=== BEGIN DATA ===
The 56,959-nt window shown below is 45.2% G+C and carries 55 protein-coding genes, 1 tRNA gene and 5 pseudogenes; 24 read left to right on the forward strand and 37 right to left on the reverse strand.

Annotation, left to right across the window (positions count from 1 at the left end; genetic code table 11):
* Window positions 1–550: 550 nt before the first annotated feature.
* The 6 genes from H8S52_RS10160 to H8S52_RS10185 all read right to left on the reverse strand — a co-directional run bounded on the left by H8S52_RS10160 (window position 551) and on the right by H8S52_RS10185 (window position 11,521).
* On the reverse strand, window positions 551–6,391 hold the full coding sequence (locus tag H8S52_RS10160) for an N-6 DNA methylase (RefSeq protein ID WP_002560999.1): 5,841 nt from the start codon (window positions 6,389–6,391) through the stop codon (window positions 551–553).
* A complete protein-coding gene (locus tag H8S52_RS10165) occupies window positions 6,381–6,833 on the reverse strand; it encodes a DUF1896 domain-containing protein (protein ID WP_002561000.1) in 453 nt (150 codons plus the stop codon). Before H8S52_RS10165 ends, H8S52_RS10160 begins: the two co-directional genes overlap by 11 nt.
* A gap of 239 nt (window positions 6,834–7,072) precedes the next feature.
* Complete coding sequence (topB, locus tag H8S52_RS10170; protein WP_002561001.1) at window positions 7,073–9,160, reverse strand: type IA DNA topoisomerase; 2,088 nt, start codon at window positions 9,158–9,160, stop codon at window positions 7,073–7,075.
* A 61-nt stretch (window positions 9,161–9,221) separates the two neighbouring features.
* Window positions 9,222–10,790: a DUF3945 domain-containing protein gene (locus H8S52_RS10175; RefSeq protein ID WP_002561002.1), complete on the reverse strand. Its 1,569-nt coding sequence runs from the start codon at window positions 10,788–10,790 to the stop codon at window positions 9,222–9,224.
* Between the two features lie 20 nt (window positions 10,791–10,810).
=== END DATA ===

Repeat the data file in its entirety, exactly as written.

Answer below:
The 56,959-nt window shown below is 45.2% G+C and carries 55 protein-coding genes, 1 tRNA gene and 5 pseudogenes; 24 read left to right on the forward strand and 37 right to left on the reverse strand.

Annotation, left to right across the window (positions count from 1 at the left end; genetic code table 11):
* Window positions 1–550: 550 nt before the first annotated feature.
* The 6 genes from H8S52_RS10160 to H8S52_RS10185 all read right to left on the reverse strand — a co-directional run bounded on the left by H8S52_RS10160 (window position 551) and on the right by H8S52_RS10185 (window position 11,521).
* On the reverse strand, window positions 551–6,391 hold the full coding sequence (locus tag H8S52_RS10160) for an N-6 DNA methylase (RefSeq protein ID WP_002560999.1): 5,841 nt from the start codon (window positions 6,389–6,391) through the stop codon (window positions 551–553).
* A complete protein-coding gene (locus tag H8S52_RS10165) occupies window positions 6,381–6,833 on the reverse strand; it encodes a DUF1896 domain-containing protein (protein ID WP_002561000.1) in 453 nt (150 codons plus the stop codon). Before H8S52_RS10165 ends, H8S52_RS10160 begins: the two co-directional genes overlap by 11 nt.
* A gap of 239 nt (window positions 6,834–7,072) precedes the next feature.
* Complete coding sequence (topB, locus tag H8S52_RS10170; protein WP_002561001.1) at window positions 7,073–9,160, reverse strand: type IA DNA topoisomerase; 2,088 nt, start codon at window positions 9,158–9,160, stop codon at window positions 7,073–7,075.
* A 61-nt stretch (window positions 9,161–9,221) separates the two neighbouring features.
* Window positions 9,222–10,790: a DUF3945 domain-containing protein gene (locus H8S52_RS10175; RefSeq protein ID WP_002561002.1), complete on the reverse strand. Its 1,569-nt coding sequence runs from the start codon at window positions 10,788–10,790 to the stop codon at window positions 9,222–9,224.
* Between the two features lie 20 nt (window positions 10,791–10,810).